I sit down and close my eyes and start to concentrate on my breathing:

  • I slowly breathe in for a count of five seconds,
  • I hold my breath for a count of five seconds,
  • Breathe out for a count of five seconds,
  • Hold for a count of five seconds, before doing the whole thing again.

I do this ten times. In fact, because of my poor attention span, I probably do it 8, 9, 11 or 12 times, but either way it works! If you have never done any breathing exercises before then you should start with triangular breathing which is breathing in for five seconds, out for five seconds, hold for five seconds and repeat. Holding your breath for five seconds may be too difficult at first, especially twice, which is why the triangle breathing is an easier option at first but persevere and you will get used to it.

Once I had dealt with my increased heart rate and shallow breathing, I had to deal with the negative thoughts that were flying around my head. The thoughts were like angry insects; I would think about them for about a minute before I thought of something else and never focusing on one thing long enough to deal with it. I then write them down, just as though I had caught the angry insects in a net.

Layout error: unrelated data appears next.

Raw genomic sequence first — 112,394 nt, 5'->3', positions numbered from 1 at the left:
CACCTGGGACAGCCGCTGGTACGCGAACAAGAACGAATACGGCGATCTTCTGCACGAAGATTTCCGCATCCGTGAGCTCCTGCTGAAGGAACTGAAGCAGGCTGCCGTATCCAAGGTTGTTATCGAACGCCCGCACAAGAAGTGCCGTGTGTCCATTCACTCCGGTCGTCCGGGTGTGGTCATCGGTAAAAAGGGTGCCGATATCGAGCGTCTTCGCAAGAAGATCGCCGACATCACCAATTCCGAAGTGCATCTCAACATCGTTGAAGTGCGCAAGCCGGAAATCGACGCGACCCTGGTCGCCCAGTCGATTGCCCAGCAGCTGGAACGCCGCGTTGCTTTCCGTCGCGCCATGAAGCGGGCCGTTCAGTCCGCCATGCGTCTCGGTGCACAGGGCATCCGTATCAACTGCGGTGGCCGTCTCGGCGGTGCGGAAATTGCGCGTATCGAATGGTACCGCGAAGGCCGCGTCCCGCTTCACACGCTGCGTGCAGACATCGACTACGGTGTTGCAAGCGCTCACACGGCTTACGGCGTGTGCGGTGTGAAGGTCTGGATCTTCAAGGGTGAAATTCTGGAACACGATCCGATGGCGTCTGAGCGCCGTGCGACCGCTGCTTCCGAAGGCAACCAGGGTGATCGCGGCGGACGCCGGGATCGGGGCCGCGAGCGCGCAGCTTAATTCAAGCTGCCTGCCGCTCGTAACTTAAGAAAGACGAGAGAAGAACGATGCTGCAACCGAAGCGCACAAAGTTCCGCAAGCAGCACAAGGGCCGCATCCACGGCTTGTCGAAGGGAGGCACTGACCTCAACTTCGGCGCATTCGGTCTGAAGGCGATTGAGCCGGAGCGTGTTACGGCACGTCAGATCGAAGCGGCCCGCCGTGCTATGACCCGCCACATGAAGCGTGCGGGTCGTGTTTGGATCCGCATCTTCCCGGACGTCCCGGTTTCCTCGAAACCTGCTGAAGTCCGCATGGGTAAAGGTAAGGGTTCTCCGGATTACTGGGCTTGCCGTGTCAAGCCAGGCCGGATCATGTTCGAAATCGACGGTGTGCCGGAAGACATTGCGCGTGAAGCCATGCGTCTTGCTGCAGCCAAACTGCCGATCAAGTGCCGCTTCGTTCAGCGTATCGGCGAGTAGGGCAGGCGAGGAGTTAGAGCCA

On the piece of paper I wrote:

  • Marathon training
  • Poor diet
  • Stag do
  • University talks
  • Writing a book
  • Feeling pathetic

Now that I have got them written down, staying calm, I can deal with them one by one:

Marathon Training: I hadn’t actually announced to anyone that I was running the marathon, I paid for the entry out of my own money and I hadn’t collected any sponsorship so for me to drop out would mean I was letting nobody down. I emailed the organisers and asked if I could exchange my ticket for the ten-mile race held on the same day. I am confident that I can do that with only a months’ training, whereas, to attempt a marathon with insufficient training would be detrimental to my health and pretty dangerous.